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MOF Invites Feedback on Proposed Changes to the Income Tax Act

19 Jun 2017

1.    The Ministry of Finance is inviting interested parties to provide feedback on the draft Income Tax (Amendment) Bill 2017 from 19 June to 10 July 2017. 

Proposed Amendments

2.    The proposed amendments to the Income Tax Act (“ITA”) include changes announced in the 2017 Budget Statement. The key changes include:

a)    Enhance and extend the Corporate Income Tax rebate (“CIT rebate”) for Year of Assessment (“YA”) 2017 and YA 2018 to help companies cope with the economic uncertainty and continue restructuring. For YA 2017, the CIT rebate cap has been raised from $20,000 to $25,000. The CIT rebate will be extended to YA 2018, but at reduced rate of 20% of tax payable, capped at $10,000;

b)    Personal Income Tax rebate for YA 2017. Every individual tax resident will receive a 20% rebate capped at $500; and

c)    Liberalise tax deduction for payments under Cost Sharing Agreements (“CSAs”) for R&D projects. The 75% safe harbor rule which was announced in Budget 2017 will be enhanced. Taxpayers will be able to claim tax deduction for the full CSA payments without having to provide a breakdown of the expenditure covered by the CSA payments.

3.    The Bill includes an amendment to strengthen the transfer pricing regime and introduce a mandatory transfer pricing documentation (“TPD”) requirement[1]. To limit compliance burden for smaller businesses, the mandatory TPD requirement will only apply to businesses with turnover exceeding $10m and significant related party transactions. The majority of companies will not be affected, as this change will only be relevant to fewer than 5% of all companies, many of which have already been maintaining TPD. 

Other Amendments

4.    The Income Tax (Amendment) Bill 2017 provides for 25 other refinements to existing tax policies and tax administration, arising from periodic review of Singapore’s income tax system, such as to:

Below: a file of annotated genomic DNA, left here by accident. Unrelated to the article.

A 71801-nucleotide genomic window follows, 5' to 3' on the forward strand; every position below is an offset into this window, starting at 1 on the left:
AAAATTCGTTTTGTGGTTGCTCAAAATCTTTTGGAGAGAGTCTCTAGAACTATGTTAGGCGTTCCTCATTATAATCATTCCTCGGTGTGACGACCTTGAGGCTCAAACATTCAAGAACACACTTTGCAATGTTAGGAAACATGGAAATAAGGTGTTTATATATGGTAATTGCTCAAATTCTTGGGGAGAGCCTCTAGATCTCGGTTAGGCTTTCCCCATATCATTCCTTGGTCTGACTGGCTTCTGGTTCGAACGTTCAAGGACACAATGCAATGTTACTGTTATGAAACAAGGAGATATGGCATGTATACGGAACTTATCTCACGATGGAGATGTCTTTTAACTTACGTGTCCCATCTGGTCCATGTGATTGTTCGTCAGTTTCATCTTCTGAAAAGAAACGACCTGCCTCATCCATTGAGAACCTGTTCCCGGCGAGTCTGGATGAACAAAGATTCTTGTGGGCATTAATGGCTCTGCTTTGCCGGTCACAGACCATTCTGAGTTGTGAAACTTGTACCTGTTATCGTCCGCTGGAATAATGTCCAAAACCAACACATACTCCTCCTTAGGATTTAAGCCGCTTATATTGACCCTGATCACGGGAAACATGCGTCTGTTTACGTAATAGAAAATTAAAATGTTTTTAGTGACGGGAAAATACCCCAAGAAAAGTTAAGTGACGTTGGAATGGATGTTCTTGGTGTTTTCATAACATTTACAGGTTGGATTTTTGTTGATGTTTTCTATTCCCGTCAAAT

a)    Amendments relating to third-party voluntary contributions to the Medisave accounts of private sector employees and self-employed persons (“SEPs”). With effect from 1 January 2018, the maximum amount that an employer can contribute to his employee’s Medisave account (that is not treated as income of the employee) under the Additional Medisave Contribution Scheme will be raised from $1,500 to $2,730 per year. There will be an increase in the tax deduction allowable to the employer for these contributions from $1,500 to $2,730 per year. In addition, the maximum tax exemption that an SEP can receive on contributions to his Medisave account by an eligible company he works with will be increased from $1,500 to $2,730 per year. The maximum tax deduction allowable to an eligible company for its contributions to the SEP’s Medisave account will also be increased from $1,500 to $2,730 per year. All other conditions for granting tax benefits in respect of such voluntary contributions remain unchanged; and

b)    Enable the Minister for Finance to implement Singapore’s obligations under the Multilateral Convention to Implement Tax Treaty Related Measures to Prevent Base Erosion and Profit Shifting (known as the “Multilateral Instrument”), which Singapore has signed on 7 June 2017. 

Consultation Details

5.    The public can access the detailed consultation documents for the draft Income Tax (Amendment) Bill 2017 on the Ministry of Finance's website ( and the REACH consultation portal ( 

6.    Written comments can be submitted to:

Ministry of Finance
Tax Policy Directorate
100 High Street #10-01
The Treasury
Singapore 179464
Fax: 6337 4134
Email: (preferred mode)


Issued by Ministry of Finance 

19 June 2017


[1] Transfer pricing is the pricing of goods, services and intangibles between related parties. For the purpose of tax, related parties must deal with each other at arm’s length, i.e. the transfer prices between them must be equivalent to prices that unrelated parties would have charged in the same or similar circumstances. Transfer pricing documentation refers to the records kept by taxpayers to show that their related party transactions are conducted at arm’s length.